Monday, October 20, 2008

Quick hits: Writing about Ocracoke's charms, Appalachia's borders - and honoring those that write

Ocracoke, off-season
"When the seasons cool, we tumble into the car with our dog – Blue – and head to the coast. We've had New Year's at Ocracoke and Christmas at Pawleys Island, S.C. Ocracoke is our family favorite," says the Charlotte Observer.

"The beach seems wider, the sky more blue, and there's quiet in the village except for the wind whispering down Howard Street. There's more room to run, more space to ride bikes, and there's more time to do everything or nothing at all. ..."

Bush redraws boundaries of Appalachia
"Tabbatha Tubbs laughs at the thought of Washington politicians decreeing her hometown Appalachian. After all, there’s not a mountain in sight from this gently rolling countryside best known for its thoroughbred horse farms," says the AP.

"This is picturesque Bluegrass country: Black wooden fences surround grazing thoroughbreds. Golden stalks of tobacco hang from tiered barns. And herds of fat beef cattle mow their way across fields of green grass.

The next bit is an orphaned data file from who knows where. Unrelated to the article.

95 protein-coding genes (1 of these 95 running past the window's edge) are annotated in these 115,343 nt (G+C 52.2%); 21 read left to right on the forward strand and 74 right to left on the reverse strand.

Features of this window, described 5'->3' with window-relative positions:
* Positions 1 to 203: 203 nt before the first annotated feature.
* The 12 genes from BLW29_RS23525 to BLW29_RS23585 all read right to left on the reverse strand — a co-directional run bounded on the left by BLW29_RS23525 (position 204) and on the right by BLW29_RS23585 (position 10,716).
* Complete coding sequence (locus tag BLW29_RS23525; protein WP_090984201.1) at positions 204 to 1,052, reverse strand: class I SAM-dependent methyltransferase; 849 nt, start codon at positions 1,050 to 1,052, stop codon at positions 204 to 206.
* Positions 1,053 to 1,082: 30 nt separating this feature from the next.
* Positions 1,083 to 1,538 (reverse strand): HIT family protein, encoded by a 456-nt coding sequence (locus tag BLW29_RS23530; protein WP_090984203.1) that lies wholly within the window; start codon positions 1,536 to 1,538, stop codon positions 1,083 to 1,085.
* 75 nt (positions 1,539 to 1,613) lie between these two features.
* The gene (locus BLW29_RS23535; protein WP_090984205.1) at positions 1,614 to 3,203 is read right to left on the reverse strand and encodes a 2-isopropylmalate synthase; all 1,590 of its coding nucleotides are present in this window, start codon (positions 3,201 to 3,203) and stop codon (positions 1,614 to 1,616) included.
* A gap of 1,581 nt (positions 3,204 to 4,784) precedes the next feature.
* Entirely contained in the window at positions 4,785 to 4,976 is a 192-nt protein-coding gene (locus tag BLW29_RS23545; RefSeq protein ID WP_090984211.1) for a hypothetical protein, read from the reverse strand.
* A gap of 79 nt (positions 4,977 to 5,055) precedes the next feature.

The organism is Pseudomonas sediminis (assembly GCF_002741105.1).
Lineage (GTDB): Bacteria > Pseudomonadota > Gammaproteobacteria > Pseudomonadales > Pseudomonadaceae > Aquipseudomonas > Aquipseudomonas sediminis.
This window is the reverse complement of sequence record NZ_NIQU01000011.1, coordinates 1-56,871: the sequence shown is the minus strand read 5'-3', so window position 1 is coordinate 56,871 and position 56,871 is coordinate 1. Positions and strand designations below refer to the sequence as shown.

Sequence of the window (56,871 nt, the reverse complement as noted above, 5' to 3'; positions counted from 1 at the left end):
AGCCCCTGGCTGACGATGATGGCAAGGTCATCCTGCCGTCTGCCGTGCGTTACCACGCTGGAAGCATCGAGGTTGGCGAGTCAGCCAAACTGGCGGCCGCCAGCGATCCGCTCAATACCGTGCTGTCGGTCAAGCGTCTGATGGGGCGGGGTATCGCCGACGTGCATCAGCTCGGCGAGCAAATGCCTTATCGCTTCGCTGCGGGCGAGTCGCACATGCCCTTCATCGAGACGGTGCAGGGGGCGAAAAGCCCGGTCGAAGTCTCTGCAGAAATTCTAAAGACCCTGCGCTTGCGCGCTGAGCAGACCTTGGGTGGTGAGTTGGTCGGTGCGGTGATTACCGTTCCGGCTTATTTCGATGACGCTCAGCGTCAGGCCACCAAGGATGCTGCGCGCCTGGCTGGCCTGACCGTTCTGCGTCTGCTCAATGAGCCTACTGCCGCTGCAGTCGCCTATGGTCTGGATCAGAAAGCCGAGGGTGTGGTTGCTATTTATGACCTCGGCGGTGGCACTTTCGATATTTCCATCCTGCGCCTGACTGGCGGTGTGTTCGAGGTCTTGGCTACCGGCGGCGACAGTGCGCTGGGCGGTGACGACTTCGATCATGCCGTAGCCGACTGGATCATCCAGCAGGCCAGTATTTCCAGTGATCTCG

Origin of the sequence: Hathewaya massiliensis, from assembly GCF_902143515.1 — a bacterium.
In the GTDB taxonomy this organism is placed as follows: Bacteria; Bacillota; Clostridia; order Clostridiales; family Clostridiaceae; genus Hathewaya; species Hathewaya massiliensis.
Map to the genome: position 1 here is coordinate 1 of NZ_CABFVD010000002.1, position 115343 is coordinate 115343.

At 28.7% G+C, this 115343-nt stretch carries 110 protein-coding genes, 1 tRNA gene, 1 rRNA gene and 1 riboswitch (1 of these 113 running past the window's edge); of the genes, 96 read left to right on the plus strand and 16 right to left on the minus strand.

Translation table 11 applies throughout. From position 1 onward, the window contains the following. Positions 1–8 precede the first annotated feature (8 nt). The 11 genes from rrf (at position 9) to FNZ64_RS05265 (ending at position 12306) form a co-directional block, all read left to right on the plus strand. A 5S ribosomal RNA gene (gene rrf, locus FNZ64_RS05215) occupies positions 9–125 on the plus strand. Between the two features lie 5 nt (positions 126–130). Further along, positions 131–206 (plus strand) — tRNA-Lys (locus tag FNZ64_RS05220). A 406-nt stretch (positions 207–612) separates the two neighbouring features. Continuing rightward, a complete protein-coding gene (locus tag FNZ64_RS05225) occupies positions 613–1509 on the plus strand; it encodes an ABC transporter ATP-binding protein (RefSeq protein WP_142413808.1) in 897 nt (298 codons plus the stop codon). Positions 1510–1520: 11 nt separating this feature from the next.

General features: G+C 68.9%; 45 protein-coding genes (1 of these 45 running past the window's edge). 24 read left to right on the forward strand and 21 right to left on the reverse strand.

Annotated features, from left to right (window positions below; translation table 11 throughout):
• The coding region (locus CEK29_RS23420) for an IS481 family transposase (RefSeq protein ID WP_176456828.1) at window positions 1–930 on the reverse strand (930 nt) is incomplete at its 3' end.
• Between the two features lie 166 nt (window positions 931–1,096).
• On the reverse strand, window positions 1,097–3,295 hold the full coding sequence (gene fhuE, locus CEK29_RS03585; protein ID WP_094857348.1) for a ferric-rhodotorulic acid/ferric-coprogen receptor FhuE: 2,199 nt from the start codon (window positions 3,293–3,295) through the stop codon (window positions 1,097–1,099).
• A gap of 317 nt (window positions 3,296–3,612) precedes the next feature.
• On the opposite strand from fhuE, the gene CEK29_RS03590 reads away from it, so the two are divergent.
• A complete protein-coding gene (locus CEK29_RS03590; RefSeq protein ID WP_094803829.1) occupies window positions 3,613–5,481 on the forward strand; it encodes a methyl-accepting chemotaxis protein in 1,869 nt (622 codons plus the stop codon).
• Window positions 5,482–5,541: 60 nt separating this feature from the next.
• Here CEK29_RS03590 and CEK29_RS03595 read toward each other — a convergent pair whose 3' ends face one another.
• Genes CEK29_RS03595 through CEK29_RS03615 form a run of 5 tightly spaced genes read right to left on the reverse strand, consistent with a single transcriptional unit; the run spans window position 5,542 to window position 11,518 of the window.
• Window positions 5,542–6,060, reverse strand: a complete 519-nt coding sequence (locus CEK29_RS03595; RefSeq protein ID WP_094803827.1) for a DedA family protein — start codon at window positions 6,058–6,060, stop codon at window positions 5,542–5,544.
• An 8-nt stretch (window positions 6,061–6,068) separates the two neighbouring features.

"It’s hardly the heart of Appalachia, the rugged hills where President Lyndon B. Johnson declared war on poverty some 44 years ago. But like it or not, Tubbs and her neighbors are now residents of the impoverished region, at least in the eyes of the federal government. ..."

Writers, historians honored
"Three people were inducted into the N.C. Literary Hall of Fame on Sunday afternoon," said the News & Observer.

"Durham poet James Applewhite, Chapel Hill historian William S. Powell and Hillsborough novelist Lee Smith were inducted in a ceremony at the Weymouth Center for the Arts and Humanities in Southern Pines. ..."

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